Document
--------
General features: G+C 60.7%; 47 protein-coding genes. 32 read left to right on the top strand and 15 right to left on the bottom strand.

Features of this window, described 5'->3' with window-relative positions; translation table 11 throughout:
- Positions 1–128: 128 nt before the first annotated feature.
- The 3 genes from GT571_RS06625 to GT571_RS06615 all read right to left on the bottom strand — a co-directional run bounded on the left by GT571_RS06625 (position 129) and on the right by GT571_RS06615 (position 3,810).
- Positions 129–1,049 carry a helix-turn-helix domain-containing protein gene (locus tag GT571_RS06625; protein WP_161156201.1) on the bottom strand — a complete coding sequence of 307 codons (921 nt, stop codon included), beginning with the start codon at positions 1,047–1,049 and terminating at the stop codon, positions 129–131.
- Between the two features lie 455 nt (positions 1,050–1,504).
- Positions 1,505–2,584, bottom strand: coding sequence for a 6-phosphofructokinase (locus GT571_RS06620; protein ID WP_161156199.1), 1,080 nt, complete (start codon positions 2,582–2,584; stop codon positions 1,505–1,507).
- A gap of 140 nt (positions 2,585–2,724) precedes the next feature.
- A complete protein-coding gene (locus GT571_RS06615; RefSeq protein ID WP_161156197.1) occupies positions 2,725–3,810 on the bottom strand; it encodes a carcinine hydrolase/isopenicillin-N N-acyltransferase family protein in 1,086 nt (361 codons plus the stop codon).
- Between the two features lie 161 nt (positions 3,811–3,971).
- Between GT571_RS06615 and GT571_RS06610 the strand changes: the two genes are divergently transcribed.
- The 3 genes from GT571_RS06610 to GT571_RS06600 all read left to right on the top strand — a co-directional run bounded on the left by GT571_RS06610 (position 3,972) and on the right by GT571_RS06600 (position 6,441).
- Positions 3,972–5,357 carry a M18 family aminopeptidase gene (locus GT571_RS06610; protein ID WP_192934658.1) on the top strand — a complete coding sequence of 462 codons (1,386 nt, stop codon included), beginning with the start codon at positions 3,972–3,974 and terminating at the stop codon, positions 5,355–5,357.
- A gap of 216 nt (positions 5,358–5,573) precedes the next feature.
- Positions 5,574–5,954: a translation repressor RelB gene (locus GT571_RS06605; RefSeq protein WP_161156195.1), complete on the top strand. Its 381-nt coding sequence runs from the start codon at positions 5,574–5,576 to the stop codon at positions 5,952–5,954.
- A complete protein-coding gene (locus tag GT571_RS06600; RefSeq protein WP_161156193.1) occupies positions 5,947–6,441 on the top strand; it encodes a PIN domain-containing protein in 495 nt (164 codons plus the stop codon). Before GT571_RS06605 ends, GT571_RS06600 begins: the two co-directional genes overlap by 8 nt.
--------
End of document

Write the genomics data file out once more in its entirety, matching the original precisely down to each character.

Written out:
General features: G+C 60.7%; 47 protein-coding genes. 32 read left to right on the top strand and 15 right to left on the bottom strand.

Features of this window, described 5'->3' with window-relative positions; translation table 11 throughout:
- Positions 1–128: 128 nt before the first annotated feature.
- The 3 genes from GT571_RS06625 to GT571_RS06615 all read right to left on the bottom strand — a co-directional run bounded on the left by GT571_RS06625 (position 129) and on the right by GT571_RS06615 (position 3,810).
- Positions 129–1,049 carry a helix-turn-helix domain-containing protein gene (locus tag GT571_RS06625; protein WP_161156201.1) on the bottom strand — a complete coding sequence of 307 codons (921 nt, stop codon included), beginning with the start codon at positions 1,047–1,049 and terminating at the stop codon, positions 129–131.
- Between the two features lie 455 nt (positions 1,050–1,504).
- Positions 1,505–2,584, bottom strand: coding sequence for a 6-phosphofructokinase (locus GT571_RS06620; protein ID WP_161156199.1), 1,080 nt, complete (start codon positions 2,582–2,584; stop codon positions 1,505–1,507).
- A gap of 140 nt (positions 2,585–2,724) precedes the next feature.
- A complete protein-coding gene (locus GT571_RS06615; RefSeq protein ID WP_161156197.1) occupies positions 2,725–3,810 on the bottom strand; it encodes a carcinine hydrolase/isopenicillin-N N-acyltransferase family protein in 1,086 nt (361 codons plus the stop codon).
- Between the two features lie 161 nt (positions 3,811–3,971).
- Between GT571_RS06615 and GT571_RS06610 the strand changes: the two genes are divergently transcribed.
- The 3 genes from GT571_RS06610 to GT571_RS06600 all read left to right on the top strand — a co-directional run bounded on the left by GT571_RS06610 (position 3,972) and on the right by GT571_RS06600 (position 6,441).
- Positions 3,972–5,357 carry a M18 family aminopeptidase gene (locus GT571_RS06610; protein ID WP_192934658.1) on the top strand — a complete coding sequence of 462 codons (1,386 nt, stop codon included), beginning with the start codon at positions 3,972–3,974 and terminating at the stop codon, positions 5,355–5,357.
- A gap of 216 nt (positions 5,358–5,573) precedes the next feature.
- Positions 5,574–5,954: a translation repressor RelB gene (locus GT571_RS06605; RefSeq protein WP_161156195.1), complete on the top strand. Its 381-nt coding sequence runs from the start codon at positions 5,574–5,576 to the stop codon at positions 5,952–5,954.
- A complete protein-coding gene (locus tag GT571_RS06600; RefSeq protein WP_161156193.1) occupies positions 5,947–6,441 on the top strand; it encodes a PIN domain-containing protein in 495 nt (164 codons plus the stop codon). Before GT571_RS06605 ends, GT571_RS06600 begins: the two co-directional genes overlap by 8 nt.